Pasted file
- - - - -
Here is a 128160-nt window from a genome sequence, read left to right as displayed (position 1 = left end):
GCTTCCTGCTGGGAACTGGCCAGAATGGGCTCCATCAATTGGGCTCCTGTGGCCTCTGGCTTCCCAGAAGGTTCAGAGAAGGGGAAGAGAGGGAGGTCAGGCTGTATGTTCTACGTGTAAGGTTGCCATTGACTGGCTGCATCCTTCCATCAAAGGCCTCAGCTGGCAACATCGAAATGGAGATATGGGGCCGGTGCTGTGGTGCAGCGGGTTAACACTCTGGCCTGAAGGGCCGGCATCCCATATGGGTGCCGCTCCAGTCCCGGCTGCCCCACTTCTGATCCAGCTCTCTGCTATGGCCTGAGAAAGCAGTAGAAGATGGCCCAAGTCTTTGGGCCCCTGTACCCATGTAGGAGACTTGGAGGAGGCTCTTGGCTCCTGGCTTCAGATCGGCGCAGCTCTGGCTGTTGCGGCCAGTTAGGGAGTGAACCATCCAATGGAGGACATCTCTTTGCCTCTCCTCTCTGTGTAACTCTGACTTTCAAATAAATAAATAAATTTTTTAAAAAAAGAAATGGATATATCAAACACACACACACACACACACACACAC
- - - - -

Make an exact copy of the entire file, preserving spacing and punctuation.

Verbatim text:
Here is a 128160-nt window from a genome sequence, read left to right as displayed (position 1 = left end):
GCTTCCTGCTGGGAACTGGCCAGAATGGGCTCCATCAATTGGGCTCCTGTGGCCTCTGGCTTCCCAGAAGGTTCAGAGAAGGGGAAGAGAGGGAGGTCAGGCTGTATGTTCTACGTGTAAGGTTGCCATTGACTGGCTGCATCCTTCCATCAAAGGCCTCAGCTGGCAACATCGAAATGGAGATATGGGGCCGGTGCTGTGGTGCAGCGGGTTAACACTCTGGCCTGAAGGGCCGGCATCCCATATGGGTGCCGCTCCAGTCCCGGCTGCCCCACTTCTGATCCAGCTCTCTGCTATGGCCTGAGAAAGCAGTAGAAGATGGCCCAAGTCTTTGGGCCCCTGTACCCATGTAGGAGACTTGGAGGAGGCTCTTGGCTCCTGGCTTCAGATCGGCGCAGCTCTGGCTGTTGCGGCCAGTTAGGGAGTGAACCATCCAATGGAGGACATCTCTTTGCCTCTCCTCTCTGTGTAACTCTGACTTTCAAATAAATAAATAAATTTTTTAAAAAAAGAAATGGATATATCAAACACACACACACACACACACACACAC